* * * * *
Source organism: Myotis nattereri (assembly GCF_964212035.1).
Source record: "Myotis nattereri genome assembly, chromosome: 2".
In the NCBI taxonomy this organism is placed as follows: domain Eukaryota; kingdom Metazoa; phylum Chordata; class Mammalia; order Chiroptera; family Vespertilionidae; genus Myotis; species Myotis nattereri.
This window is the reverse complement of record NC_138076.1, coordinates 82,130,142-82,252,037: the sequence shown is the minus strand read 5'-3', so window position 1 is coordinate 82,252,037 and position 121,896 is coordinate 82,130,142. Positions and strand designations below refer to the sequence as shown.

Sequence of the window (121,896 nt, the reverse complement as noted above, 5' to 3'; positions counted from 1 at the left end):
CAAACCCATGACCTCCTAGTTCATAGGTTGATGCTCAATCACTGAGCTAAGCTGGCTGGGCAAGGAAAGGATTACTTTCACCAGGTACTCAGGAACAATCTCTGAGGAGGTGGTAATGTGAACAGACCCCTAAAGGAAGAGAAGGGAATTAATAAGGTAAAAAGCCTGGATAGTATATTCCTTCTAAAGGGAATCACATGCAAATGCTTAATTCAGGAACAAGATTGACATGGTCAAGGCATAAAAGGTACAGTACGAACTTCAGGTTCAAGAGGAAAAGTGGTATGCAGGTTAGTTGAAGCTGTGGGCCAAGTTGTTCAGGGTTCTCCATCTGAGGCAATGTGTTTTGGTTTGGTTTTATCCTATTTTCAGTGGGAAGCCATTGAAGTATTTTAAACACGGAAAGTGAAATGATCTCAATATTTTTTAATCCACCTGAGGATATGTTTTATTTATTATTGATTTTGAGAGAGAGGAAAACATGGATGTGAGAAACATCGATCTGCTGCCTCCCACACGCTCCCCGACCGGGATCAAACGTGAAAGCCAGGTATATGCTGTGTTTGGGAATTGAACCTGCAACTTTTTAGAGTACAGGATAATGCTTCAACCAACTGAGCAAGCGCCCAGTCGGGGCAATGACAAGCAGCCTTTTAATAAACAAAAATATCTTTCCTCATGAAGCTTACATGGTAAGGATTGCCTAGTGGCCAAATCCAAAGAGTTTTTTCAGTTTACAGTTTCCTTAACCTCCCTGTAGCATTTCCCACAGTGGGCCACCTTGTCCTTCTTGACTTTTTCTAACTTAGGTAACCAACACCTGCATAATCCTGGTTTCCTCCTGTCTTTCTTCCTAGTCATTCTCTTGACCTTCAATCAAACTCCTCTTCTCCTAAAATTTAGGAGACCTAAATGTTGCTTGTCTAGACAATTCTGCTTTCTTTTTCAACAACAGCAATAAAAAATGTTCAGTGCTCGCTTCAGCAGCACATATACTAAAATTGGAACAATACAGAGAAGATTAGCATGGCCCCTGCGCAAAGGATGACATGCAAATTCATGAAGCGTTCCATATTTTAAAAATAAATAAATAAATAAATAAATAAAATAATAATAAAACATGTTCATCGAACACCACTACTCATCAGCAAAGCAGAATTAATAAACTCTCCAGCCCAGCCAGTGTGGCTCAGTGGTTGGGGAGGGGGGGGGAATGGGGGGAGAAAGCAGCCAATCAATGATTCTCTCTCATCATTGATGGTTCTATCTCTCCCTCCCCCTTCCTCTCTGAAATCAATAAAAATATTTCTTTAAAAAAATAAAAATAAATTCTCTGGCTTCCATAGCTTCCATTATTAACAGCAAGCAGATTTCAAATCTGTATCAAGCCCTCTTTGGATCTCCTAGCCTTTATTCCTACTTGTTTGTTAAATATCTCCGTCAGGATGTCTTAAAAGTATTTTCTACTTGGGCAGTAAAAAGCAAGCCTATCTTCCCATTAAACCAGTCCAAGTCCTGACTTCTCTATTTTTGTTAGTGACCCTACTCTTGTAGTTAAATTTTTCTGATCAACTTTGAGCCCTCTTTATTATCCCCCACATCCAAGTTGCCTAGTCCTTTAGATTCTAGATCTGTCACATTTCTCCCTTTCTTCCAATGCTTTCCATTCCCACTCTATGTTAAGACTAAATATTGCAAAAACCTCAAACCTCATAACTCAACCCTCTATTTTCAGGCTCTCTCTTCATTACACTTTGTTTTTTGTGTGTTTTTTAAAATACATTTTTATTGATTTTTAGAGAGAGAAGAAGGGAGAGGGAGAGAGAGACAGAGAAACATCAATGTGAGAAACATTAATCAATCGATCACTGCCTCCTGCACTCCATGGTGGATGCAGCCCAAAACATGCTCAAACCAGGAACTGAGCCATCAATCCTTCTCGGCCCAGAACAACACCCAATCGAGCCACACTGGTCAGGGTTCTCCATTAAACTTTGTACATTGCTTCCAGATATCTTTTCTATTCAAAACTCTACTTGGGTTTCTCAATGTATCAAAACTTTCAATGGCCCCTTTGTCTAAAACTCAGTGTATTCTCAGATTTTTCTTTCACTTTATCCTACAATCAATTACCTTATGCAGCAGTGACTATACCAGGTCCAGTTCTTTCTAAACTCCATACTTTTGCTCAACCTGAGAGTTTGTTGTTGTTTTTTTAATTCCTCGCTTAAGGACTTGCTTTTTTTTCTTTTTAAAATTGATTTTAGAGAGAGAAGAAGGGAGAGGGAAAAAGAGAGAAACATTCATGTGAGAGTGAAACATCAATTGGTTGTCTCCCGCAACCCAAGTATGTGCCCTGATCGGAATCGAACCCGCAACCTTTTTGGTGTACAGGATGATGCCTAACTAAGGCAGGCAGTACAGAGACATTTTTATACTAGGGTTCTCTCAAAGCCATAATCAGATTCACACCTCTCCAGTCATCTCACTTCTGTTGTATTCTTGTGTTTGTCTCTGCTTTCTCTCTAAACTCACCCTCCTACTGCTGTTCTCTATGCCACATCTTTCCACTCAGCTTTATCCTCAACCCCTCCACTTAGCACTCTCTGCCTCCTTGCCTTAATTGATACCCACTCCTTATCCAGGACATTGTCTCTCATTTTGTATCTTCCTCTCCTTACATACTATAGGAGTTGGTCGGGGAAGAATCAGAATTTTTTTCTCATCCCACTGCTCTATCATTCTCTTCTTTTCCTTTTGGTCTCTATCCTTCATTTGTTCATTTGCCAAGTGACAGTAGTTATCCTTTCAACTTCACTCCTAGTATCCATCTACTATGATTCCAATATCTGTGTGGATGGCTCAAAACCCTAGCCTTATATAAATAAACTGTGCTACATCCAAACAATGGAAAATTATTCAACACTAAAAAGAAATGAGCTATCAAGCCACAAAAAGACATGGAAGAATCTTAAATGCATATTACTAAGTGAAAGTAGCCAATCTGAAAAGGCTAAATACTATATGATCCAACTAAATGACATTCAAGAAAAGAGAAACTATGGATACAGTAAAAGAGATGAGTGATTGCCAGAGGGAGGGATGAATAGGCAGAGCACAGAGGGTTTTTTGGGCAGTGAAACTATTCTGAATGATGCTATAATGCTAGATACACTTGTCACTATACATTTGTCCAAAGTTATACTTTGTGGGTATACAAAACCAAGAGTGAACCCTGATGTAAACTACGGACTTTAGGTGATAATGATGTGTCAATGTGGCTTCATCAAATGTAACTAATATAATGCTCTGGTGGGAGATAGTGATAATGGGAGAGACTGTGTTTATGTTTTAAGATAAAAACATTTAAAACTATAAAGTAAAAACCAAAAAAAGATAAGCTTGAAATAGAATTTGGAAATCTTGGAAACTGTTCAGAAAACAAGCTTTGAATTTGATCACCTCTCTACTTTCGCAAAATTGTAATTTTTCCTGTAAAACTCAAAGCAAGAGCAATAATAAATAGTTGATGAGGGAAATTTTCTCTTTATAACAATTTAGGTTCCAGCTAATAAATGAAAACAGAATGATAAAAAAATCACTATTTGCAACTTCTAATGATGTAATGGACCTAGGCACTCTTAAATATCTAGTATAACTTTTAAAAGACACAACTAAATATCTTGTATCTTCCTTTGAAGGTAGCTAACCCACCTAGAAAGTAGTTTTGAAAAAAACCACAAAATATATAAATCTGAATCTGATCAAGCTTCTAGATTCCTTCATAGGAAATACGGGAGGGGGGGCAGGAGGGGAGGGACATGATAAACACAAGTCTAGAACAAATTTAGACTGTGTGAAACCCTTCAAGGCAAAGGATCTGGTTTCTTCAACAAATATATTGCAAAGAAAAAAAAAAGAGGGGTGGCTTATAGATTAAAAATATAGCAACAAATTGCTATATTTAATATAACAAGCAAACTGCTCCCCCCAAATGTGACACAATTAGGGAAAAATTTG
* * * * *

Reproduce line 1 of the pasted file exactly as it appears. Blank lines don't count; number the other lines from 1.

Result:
Source organism: Myotis nattereri (assembly GCF_964212035.1).